- Shared features are posted on a single blackboard where their status can be consulted and updated by the teams in charge of the stories concerned.
- Development teams post their releases on blackboards according to targeted platforms.
Blackboards are used to manage shared dependencies and differentiated stories’ contents
As it happens, that approach also answers the recurring question of stories’ nature and granularity: with the benefit of blackboards, fine-grained stories can be indexed as business cases, use cases, or new releases and cohabit in backlogs.
Combining backlogs with blackboards provides a collaboration mechanisms supporting external dependencies without impairing teams ownership of iteration cycles. Yet it is not a substitute for schedules as it doesn’t deal with the alignment of cycles with enterprise time-frames.
Time boxes as Pacemakers
Milestones and backlogs are synchronization mechanisms. The former, combined with timetables, coordinate teams along time-spans; the latter, combined with time boxes, coordinate tasks between cycles. Hence, while both aim at the same objective, namely that everything doesn’t happen at once, their understanding of time is very different: timetables are bound to an external measure of time, time boxes are just arbitrarily fixed intervals that can be tethered to any time-frame.
As a consequence, time boxes can be applied at different levels. At system level they are associated to project backlogs and used to set the tempo of iteration cycles. At enterprise level they are associated to business objectives and anchored to strategic plans. Assuming those plans are described by epics, it would be possible to use different tempos depending on level (enterprise or systems) or even applications.
Time boxes can be combined with blackboards to synchronize tempos between enterprise level (T) and interrelated projects (T/x and T/y).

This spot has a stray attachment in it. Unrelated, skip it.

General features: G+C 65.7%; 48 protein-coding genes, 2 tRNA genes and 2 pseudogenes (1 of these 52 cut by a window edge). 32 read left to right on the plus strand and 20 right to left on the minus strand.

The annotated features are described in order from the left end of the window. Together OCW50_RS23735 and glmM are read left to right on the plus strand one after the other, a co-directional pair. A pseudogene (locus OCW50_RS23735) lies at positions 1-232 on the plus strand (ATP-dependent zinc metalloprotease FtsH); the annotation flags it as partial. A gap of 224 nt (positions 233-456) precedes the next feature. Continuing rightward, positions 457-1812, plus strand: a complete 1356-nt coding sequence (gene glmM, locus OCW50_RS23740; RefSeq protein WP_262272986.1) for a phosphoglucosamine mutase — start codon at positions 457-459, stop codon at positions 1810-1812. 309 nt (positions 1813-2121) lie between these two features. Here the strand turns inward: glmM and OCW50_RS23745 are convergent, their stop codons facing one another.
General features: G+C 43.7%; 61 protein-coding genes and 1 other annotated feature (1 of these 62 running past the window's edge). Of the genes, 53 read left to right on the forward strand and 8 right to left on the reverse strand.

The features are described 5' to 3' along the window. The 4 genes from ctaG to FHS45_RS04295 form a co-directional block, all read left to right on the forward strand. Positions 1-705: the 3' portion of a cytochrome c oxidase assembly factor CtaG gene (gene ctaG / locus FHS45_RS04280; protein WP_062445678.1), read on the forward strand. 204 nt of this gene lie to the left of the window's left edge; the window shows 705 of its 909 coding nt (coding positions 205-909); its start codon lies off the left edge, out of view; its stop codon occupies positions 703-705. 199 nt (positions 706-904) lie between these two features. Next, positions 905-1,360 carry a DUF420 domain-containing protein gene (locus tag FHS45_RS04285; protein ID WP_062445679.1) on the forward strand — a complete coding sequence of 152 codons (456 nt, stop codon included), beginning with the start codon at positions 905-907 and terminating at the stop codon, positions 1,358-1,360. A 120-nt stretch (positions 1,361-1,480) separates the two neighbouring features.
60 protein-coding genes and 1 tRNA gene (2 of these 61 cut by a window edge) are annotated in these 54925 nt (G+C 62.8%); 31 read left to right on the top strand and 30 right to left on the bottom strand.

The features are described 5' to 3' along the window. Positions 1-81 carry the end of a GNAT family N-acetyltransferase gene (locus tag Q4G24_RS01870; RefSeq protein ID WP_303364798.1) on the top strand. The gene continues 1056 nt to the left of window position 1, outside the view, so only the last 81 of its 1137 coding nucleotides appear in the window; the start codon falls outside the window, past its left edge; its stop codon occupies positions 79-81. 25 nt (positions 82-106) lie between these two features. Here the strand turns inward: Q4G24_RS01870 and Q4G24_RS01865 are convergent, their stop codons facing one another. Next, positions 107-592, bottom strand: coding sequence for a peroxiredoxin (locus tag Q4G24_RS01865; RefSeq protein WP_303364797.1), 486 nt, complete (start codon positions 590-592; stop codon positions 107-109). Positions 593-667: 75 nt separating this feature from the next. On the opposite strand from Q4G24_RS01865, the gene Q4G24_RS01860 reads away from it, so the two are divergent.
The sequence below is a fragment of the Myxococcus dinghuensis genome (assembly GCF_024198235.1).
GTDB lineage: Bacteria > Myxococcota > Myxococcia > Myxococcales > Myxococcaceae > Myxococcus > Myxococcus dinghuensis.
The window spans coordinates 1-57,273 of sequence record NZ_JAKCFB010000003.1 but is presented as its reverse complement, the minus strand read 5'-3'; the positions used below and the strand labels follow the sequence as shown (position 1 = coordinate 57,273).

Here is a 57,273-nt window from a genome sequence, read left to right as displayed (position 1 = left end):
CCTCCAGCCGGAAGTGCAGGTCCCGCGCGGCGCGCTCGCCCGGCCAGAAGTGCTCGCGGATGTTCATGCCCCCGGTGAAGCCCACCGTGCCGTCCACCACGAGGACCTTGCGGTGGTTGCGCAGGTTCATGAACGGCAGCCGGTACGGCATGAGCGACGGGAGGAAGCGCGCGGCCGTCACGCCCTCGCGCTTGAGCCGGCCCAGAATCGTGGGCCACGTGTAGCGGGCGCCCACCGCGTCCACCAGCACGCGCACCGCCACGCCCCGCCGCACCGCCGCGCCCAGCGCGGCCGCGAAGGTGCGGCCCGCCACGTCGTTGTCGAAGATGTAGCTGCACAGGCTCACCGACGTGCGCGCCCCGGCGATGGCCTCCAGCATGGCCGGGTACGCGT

Ideally, differentiated tempos should foster an emerging harmony between melody (users’ stories) and accompaniment (supporting systems) converging into the fulfillment of strategic objectives. Practically, the alignment of releases with epics cannot be taken for granted.
Squaring the Circles: Project Planning
Agile approaches are based upon the dynamic exploration of problem spaces and the iterative development of solution paths, the objective being to maximize the value of functional requirements under the constraints of technical ones. Yet, with spaces and paths defined dynamically, standard exploration procedures like breath or depth-first traversal are useless because the ranking of paths is part of the solution, which means that priorities must be revised at the end of each cycle.
Nonetheless, explorations cannot be everlasting and there must be some end to the story, when stakeholders get what they expect (or accept what they get) and users can begin to reap the benefits. Fixed scope and schedules being ruled out, the problem is to align iterations outcomes (b) with business objectives (a). Solutions can be positioned between two archetypal approaches, one driven by business objectives, the other by development tasks.
How to align tasks (b) with objectives (a)
The first approach would see development teams take commitments with regard to broadly defined objectives: with problem spaces represented by trees progressively refined and explored, commitments can be made collectively on sets of solution paths within still undefined sub-trees (b1). The team will then take responsibility for the details of iteration cycles and will adjust its throughput as to align releases with business objectives.